Charts from the US Centers for Disease Control and Prevention (CDC) clearly show this effect of vaccines in practice.

As you can see below, the rate of covid-19 hospitalizations among the unvaccinated (blue line) is much higher compared to people who had received their doses (green line) through November.

Graph shows the rate of hospitalizations due to Covid in the US between vaccinated and unvaccinated

According to the CDC, something similar also happens with the risk of contagion and death from the coronavirus.

As of October, unvaccinated individuals (black line) had a 10 times higher risk of testing positive and a 20 times higher risk of dying from COVID compared to those who had already received the booster dose (dark blue line) .

Graph of the taxa of cases of covid us USA between vaccinated and non vaccinated

But what happened more recently, starting in December, with the arrival of the omicron variant? More up-to-date, the charts for the New York healthcare system, also in the US, show a big difference.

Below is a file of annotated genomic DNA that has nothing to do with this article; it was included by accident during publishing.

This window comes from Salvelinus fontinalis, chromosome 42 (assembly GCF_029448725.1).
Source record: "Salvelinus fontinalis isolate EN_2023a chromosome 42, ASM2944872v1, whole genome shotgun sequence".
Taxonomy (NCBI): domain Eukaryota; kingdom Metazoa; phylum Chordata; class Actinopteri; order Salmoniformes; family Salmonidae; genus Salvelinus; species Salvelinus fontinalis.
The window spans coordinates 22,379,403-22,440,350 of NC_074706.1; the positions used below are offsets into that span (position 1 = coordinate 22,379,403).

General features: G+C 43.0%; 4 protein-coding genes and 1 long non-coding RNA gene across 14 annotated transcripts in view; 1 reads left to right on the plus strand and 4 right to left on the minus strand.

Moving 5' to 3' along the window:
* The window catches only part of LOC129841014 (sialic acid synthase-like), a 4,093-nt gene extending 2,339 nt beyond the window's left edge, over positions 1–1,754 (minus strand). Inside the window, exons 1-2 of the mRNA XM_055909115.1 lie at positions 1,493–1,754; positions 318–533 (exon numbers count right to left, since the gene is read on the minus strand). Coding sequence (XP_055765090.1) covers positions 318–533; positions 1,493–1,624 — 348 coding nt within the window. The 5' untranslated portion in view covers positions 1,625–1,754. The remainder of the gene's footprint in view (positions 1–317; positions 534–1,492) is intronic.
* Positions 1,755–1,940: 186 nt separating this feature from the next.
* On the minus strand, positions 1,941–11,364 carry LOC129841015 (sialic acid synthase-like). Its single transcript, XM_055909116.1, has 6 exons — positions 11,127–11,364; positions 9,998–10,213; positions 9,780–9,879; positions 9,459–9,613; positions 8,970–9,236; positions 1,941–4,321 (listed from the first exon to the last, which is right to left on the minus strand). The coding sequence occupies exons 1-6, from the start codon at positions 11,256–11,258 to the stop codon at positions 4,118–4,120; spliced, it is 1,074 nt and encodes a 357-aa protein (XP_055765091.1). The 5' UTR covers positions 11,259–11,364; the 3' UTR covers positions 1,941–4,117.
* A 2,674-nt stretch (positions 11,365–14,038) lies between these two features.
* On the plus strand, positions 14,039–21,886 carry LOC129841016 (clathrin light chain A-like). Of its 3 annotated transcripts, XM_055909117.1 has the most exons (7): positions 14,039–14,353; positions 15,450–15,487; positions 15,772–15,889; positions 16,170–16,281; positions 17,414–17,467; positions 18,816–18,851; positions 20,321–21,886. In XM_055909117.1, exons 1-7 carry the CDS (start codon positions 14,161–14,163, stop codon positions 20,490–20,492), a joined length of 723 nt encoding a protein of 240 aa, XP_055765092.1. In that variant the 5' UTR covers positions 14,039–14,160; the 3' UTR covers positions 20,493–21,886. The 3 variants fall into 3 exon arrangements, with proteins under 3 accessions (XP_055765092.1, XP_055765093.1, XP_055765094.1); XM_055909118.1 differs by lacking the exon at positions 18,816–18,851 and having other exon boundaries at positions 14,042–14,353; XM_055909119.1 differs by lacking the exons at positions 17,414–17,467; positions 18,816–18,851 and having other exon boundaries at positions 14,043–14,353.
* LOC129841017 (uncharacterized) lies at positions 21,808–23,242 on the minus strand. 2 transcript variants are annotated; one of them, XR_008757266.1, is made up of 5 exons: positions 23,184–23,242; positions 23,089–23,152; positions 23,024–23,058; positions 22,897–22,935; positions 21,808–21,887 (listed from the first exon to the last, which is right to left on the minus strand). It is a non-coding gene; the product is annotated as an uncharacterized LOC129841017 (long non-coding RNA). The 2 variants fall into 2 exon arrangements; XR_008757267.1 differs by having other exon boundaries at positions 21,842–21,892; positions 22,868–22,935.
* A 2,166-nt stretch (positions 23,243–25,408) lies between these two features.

At the beginning of December, the curve of cases, hospitalizations and deaths in the city rises sharply among the unvaccinated (purple line), and remains stable, or with a slight increase, among those who took the doses (orange line). It can be seen in the following three images:

Covid death rate graph in New York among vaccinated (orange line) and unvaccinated (purple line)
NYC Health
Covid death rate graph in New York among vaccinated (orange line) and unvaccinated (purple line)
Covid death rate graph in New York among vaccinated (orange line) and unvaccinated (purple line)
NYC Health
Covid death rate graph in New York among vaccinated (orange line) and unvaccinated (purple line)